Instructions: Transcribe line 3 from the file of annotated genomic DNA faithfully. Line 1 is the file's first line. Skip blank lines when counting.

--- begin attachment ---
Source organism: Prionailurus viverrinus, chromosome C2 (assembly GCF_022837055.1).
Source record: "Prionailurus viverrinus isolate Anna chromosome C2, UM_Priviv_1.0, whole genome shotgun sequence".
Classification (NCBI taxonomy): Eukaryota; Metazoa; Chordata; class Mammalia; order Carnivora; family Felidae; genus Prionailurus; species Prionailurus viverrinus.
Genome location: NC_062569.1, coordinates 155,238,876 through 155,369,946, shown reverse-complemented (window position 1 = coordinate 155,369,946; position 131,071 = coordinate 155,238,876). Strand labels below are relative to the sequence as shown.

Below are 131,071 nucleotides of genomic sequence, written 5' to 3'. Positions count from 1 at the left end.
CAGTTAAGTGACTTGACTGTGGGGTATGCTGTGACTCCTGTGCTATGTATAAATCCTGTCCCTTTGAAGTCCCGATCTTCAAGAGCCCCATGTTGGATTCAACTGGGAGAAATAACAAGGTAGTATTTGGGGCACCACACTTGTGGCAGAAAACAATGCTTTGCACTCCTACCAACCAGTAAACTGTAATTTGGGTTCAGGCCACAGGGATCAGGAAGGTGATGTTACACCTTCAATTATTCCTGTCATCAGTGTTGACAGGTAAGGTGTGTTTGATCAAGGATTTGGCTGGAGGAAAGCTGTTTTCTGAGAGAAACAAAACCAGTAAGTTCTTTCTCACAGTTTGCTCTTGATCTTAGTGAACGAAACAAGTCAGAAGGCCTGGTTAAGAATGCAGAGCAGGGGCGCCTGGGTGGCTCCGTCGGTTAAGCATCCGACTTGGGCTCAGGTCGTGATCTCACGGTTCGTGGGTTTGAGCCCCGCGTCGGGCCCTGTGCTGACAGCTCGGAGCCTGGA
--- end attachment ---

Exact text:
Classification (NCBI taxonomy): Eukaryota; Metazoa; Chordata; class Mammalia; order Carnivora; family Felidae; genus Prionailurus; species Prionailurus viverrinus.